I think Plein Air Painting is a spectator sport because people like to come by and see what you are painting. When I first started I was nervous about people watching me paint, but as I've gained more experience, I enjoy people approaching me. They have always been appreciative, especially children. I was once painting in a park along with a bunch of other artists. A young boy and his mother came by and looked at my painting. Then they walked around the park to see the rest of the painters. When they came back to me, the boy said he thought my painting was the best. High praise from an unbiased critic.
Besides painting I have another hobby that I took up 6 years ago. I play the bagpipes. I always liked the sound of bagpipes in the distance, so for my 60th birthday I bought a starter set of pipes and a set of training books and began teaching myself to play. For years at lunch time, I would go to the parking lot at work and practice. After 3 years I bought a set of Great Highland pipes.
In 2018 on the 100th anniversary of the end of World War I on November 11th, I was a participant in the Scottish College of Piping celebration. Pipers around the world playing the song "The Battle's Over" at 6:00 AM local time. 6:00 AM was the time the armistice was signed, and set to take effect at the 11th hour of the 11th day of the 11th month. I played at the Pine Island Veterans Memorial. There was a WW1 soldier listed on the wall. At 6:00 AM in Minnesota in November it is very cold and dark. Fortunately there are no houses within 2 blocks of the memorial, so I didn't wake anyone up at that hour. I have started a tradition of playing pipes at cemeteries on Memorial Day. In 2017 I went to 5 cemeteries to play. In 2018 I played at 12, and in 2019 I visited 16 cemeteries in 4 hours. I like to find the small country cemeteries that don't have a big Memorial Day service. They say the bagpipe is the only instrument that can be heard in both worlds. So I play for the brave men and women who have passed to the other side, and hope they can hear and enjoy the music.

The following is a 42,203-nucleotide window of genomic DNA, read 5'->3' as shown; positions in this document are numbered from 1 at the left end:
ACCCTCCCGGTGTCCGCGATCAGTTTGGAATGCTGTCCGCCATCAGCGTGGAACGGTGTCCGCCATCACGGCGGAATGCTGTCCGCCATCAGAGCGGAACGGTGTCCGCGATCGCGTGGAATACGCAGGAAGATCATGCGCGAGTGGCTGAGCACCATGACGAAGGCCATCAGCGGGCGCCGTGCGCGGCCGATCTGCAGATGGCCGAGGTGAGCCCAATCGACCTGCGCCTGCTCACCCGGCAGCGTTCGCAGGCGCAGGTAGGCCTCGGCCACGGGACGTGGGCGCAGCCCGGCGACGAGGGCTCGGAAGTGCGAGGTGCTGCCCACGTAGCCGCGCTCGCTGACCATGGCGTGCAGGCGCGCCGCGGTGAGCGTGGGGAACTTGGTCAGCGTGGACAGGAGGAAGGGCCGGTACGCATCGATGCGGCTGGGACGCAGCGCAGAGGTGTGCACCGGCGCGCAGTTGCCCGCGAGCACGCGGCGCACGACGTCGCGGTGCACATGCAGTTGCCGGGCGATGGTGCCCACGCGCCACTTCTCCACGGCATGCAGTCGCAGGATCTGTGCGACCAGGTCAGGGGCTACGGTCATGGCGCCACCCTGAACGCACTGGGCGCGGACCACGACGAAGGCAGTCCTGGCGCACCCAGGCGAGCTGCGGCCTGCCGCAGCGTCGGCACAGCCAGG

I am applying for the Great Outdoor Painting Challenge. One item I need for the application is a video. I put that video on YouTube at https://youtu.be/eIbXxIqjtP8